BWW Interview: Theatre Life with Debbie Allen and Vivian Nixon
One of the neat things about writing a column for Broadway World is that you get a chance to interview some folks whose work you've been enjoying and admiring for many years. One of today's subjects first came on my radar way back in 1980 with the Broadway revival of West Side Story. Debbie Allen played Anita in that production and her Her performance deservedly garnered her a Tony Award nomination and a Drama Desk Award. A few years later she wowed me again playing the lead role in Sweet Charity, which resulted in yet another Tony Award nomination.
The stage hasn't been Ms. Allen's only home though. Some probably know her as Lydia Grant, the dance teacher from the TV series Fame as. Her work on that show resulted in a Golden Globe Award for acting and three Emmy Awards for her choreography. Ms. Allen hasn't disappeared from television. She can currently be seen in a recurring role on Grey's Anatomy where she serves as an executive producer.
Ms. Allen's stage work isn't over though.
With Freeze Frame...Stop the Madness, playing from October 27th through October 30th at the Kennedy Center, not only do you get to see Debbie Allen back onstage, you also get to see her dynamic work as a director, choreographer and co- writer.
One of the cast members in Freeze Frame...Stop the Madness knows Ms. Allen better than anyone else - her daughter Vivian Nixon. She is an accomplished performer in her own right. Her Broadway credits include Hot Feet, Women on the Verge of a Nervous Breakdown, and Memphis.
The show features all original music by such giants as Stevie Wonder, James Ingram, Rickey Minor, and many others. All of these talents, some of which Ms. Allen has known for years and years.
As you will read, Freeze Frame...Stop the Madness has been in the works for a while, and who better to bring it to life than the multi-award-winning, actress, director, and choreographer Debbie Allen. The fact that her daughter Vivian Nixon and son are associated with the project makes it a real family affair..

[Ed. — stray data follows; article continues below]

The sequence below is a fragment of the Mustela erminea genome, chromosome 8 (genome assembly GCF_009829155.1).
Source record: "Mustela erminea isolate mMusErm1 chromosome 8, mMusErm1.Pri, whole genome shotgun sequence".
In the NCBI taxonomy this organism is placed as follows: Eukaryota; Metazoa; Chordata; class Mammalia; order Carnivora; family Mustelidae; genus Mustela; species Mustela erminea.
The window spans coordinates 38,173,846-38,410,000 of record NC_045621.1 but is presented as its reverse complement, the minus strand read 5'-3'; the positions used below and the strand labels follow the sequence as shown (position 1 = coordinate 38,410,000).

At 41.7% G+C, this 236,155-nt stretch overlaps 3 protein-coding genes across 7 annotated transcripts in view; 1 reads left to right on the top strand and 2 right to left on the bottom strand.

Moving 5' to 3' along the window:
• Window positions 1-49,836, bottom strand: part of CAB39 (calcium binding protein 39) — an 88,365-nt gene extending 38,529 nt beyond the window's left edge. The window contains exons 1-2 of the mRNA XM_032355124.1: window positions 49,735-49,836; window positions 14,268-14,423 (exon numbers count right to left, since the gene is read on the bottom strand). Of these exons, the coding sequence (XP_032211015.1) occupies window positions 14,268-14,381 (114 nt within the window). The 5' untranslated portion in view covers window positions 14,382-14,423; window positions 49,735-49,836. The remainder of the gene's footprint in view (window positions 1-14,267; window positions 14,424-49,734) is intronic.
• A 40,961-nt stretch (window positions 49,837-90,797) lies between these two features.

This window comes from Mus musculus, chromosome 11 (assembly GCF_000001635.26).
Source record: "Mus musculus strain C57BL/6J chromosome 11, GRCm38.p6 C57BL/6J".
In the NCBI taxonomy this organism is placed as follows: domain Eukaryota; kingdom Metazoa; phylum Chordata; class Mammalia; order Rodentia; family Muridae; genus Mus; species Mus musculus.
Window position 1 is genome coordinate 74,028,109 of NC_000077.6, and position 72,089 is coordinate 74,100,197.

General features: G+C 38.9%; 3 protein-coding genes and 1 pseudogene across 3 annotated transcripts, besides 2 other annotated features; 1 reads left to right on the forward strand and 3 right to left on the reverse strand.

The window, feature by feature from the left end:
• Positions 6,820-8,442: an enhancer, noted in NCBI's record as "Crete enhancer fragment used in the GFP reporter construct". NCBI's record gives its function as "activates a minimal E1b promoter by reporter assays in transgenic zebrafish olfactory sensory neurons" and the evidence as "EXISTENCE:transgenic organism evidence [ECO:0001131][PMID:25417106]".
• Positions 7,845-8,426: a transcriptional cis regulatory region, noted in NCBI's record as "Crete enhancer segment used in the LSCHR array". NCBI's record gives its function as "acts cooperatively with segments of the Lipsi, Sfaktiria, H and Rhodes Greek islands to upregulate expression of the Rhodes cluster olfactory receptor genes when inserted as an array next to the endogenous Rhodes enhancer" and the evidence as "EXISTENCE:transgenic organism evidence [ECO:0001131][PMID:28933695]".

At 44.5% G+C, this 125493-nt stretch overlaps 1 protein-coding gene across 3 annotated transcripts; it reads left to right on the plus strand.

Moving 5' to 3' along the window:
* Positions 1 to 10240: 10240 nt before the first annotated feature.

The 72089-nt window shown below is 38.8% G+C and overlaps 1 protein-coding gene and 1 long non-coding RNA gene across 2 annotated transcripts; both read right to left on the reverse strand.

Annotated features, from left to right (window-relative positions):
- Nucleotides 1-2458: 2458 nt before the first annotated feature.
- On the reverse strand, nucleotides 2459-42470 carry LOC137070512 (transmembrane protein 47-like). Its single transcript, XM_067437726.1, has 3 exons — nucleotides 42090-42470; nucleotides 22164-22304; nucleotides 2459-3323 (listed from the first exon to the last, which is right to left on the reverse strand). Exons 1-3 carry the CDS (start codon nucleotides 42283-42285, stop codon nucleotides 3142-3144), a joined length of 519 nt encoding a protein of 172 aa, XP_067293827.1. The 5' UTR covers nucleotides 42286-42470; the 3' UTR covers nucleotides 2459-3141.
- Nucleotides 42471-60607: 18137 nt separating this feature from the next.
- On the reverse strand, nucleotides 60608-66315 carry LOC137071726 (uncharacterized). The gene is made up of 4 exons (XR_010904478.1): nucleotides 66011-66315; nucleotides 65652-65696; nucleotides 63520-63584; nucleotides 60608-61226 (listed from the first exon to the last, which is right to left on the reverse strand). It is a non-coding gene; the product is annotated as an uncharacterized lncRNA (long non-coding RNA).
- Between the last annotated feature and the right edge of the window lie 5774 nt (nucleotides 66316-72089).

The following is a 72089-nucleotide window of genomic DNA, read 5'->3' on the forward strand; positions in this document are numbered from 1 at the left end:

My brief encounter with these two ladies came in the form of a phone interview while they were on a 15-minute rehearsal break in Los Angeles, right before they were to do a run through of the show. That's what I call multi-tasking. We discussed a variety of topics, lot in 15 minutes including Ms. Allen's experience working on the infamous Broadway musical Carrie. I can't thank Debbie Allen and Vivian Nixon enough for this interview and hope you all get a chance to see Freeze Frame...Stop the Madness. Debbie Allen and Vivian Nixon are living the theatre life and both are doing it with class and grace. Brava ladies!!
Debbie- Was there one specific incident or news story that prompted you to create Freeze Frame...Stop the Madness, or were there a number of different things that helped fuel your decision?
Yes, a number of things. I'm from Houston. I was a kid when Kennedy was killed and was shocked by that the black divide in schools in the south. The guy in the tower at University of Texas in 1966 that shot multiple pedestrians shocked me. When I moved to Los Angeles during Fame I saw plenty of violence, including the Rodney King incident. Dance is the universal playing field and changes lives. I was looking at the gun culture and was compelled to create. I've been working on it for over five years. Unfortunately, the gun culture keeps going so I keep rewriting the show.
Debbie- The music in Freeze Frame...Stop the Madness features a pretty eclectic mix of works by some very famous, plus up-and-coming, composers. How did you go about choosing the music for the show?